El Efecto Pigmalión y la fuerza de las expectativas

The Pygmalion Effect and the Power of Expectations


 What is the Pygmalion effect?

The Pygmalion effect refers to the more or less conscious interpretation and belief of how reality should be. We, therefore,adapt our behavior, thoughts and attitudes to meet expectations.

The Pygmalion effect can also be understood as aself-fulfilling prophecy, in which belief in something (whether that be positive or negative) that is going to happen in our lives, will happen since we unconsciously head towards that expectation, whether we like it or not.

Correspondingly, the expectations we have on others can also make that expectation a reality.

In effect,imagining an event will encourage it to happen (Álex Rovira)

How does the Pygmalion effect work?

These days, we can use the Pygmalion effect in a positive way (negatively too, beware!) in many areas. After all, the Pygmalion effect appliesto any setting where thoughts, beliefs and words are present: inthe workplace, the classroom, parental education, social relations and even with oneself by directly influencing self-esteem.

The Pygmalion effect was empirically tested by researchers Rosenthal and Jacobson in 1964. The Pygmalion in the classroomstudy was an experiment carried out in a school. Elementary school children, chosen at random, were given adisguised, nonexistenttest—the Harvard Test of Inflected Acquisition—, which was supposed to measureacademic “blooming”or “spurting”,when in fact the test measured only some nonverbal skills.

Teachers were told that students scoring high on the test would bloom academically during the upcoming academic year.

After 8 months, indeed, those pupils labeled as “late bloomers”showed a significantly greater gain in performance over children in the control group.

Therefore, Rosenthal’s andJacobson’s results reinforced their hypothesis: by informing teachers aboutthe “bloomers”, they subconsciously facilitated these students’ success due to the expectations bestowed upon them.

According to Rosenthal, this is due to four key factors:

  • Warmer socioemotional climate:teachers, unconsciously, convey this warmth through non-verbal cues such as a smile, a nod, voice tone, etc.
  • More effort and demand: teachers will make a bigger effort to teach more materialtohigh-expectancy students and demand more results from them.
  • More opportunities: teachers will give children who are expected to bloom academically additional time to respondto questions; these opportunities are given both verbally and nonverbally.
  • More praise:if more is expected of a child, he/she gets praised more as well as more feedback.

The Pygmalion effect as double-edged sword: positive and negativeeffects

After learning about the power and importance of the Pygmalion effect, it is necessary to reflect upon the influence that it has on the lives of others and ourselves.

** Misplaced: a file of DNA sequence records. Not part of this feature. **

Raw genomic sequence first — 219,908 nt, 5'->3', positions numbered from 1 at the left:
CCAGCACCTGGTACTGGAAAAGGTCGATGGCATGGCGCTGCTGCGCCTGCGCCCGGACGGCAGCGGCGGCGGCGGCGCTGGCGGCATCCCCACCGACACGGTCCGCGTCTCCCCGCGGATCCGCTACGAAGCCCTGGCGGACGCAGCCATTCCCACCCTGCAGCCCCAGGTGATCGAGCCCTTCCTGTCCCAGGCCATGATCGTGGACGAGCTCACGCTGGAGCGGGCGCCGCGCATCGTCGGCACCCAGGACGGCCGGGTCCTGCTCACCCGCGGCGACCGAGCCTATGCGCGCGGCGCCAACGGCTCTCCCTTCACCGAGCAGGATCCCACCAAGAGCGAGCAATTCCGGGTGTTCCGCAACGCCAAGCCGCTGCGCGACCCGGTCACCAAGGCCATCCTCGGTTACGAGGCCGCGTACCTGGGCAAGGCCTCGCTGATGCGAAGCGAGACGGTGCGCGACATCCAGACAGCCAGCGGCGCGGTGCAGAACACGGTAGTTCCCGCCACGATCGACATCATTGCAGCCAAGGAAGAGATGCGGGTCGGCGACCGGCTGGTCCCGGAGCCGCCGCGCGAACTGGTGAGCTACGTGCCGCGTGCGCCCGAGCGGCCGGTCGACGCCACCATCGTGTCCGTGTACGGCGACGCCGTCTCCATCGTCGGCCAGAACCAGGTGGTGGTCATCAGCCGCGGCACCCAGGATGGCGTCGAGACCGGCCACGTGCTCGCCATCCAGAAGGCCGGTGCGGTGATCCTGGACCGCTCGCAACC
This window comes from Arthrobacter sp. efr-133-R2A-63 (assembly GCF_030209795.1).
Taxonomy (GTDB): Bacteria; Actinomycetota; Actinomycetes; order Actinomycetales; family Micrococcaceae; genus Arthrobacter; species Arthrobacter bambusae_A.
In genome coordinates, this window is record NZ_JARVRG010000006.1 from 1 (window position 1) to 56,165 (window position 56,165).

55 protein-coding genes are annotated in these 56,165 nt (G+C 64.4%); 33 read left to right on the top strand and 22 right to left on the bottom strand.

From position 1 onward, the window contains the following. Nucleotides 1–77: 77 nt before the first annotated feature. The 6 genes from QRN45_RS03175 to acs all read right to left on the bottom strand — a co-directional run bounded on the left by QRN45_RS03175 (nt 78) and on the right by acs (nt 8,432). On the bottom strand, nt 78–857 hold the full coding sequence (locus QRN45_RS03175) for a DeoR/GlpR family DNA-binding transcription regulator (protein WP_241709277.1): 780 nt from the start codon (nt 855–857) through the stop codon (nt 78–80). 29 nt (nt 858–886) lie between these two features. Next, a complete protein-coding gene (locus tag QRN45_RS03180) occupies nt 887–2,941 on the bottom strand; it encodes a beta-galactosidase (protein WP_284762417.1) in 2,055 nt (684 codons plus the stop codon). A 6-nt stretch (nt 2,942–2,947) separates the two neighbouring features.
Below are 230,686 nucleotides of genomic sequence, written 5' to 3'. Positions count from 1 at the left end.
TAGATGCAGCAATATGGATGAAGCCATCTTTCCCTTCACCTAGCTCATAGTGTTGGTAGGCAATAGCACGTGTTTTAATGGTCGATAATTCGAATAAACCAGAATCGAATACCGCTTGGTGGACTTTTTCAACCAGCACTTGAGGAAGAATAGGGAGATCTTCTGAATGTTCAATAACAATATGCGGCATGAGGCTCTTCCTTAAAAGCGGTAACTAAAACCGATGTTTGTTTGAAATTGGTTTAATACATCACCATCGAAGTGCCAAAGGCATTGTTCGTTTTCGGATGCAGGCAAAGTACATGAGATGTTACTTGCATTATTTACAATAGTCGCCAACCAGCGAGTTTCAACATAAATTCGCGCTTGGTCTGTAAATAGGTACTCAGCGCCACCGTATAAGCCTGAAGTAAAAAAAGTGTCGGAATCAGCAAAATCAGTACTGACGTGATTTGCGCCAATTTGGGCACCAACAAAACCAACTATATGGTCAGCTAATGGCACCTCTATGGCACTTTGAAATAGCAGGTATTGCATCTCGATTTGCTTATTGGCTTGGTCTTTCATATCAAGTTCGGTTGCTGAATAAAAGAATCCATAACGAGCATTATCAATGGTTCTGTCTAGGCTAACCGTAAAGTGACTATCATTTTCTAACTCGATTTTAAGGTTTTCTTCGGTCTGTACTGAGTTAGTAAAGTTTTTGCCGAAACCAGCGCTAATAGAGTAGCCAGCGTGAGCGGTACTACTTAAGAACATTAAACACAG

The Pygmalion effect works both ways: positively and negatively.

Our expectations about others influence our actions towards them.

In our daily lives, we behave in response to others’ expectations and beliefs: our partners, friends, bosses, parents, etc.

From a neurophysiological viewpoint, when someone trusts us and is our Pygmalion, the limbic system accelerates our speed of thought,thereby increasing our awareness and energy, and achieving greater effectiveness and efficiency.

Treat aman as he is, he will remain so. Treat a man the way he can be and ought to be, and he will become as he can and should be (Goethe)

The Pygmalion effect in education

People in charge of children or students should payextra attention to verbal and non-verbal language to avoid causing a negative Pygmalion effect.

During early childhood, children develop a sense of identity and self-concept, therefore any messages coming from authority figures(parents, teachers, coaches, etc.) are crucial to the development of low or high self-esteem andasense of personal effectiveness.

If a child is constantly hearing”Don’t do that, you’re going to fall”, the child may end up falling. If a child is told “This exam is going to be very difficult, so if you have not learned well what has been explained this month, you will not pass”. This kidmayfail the exam.

Labels also create a very negative effect on children’s self-concept. If a boyis labeled “the clumsy one”among his brothers, he will probably end up being clumsy.

In the same way, sending out positive messages of confidence in their abilitieswill give these children wings to soar.

In short…

Whether you think you can, or you think you can’t—you’re right (Henry Ford)

Here is a nice short video that will help you better understand the Pygmalion effect: It is known as the Pygmalion effect and works at any point in our lifetimes.


If you are interested in articles about social skills, you may also be interested in this post:  https://blog.neuronup.com/en/social-skills/

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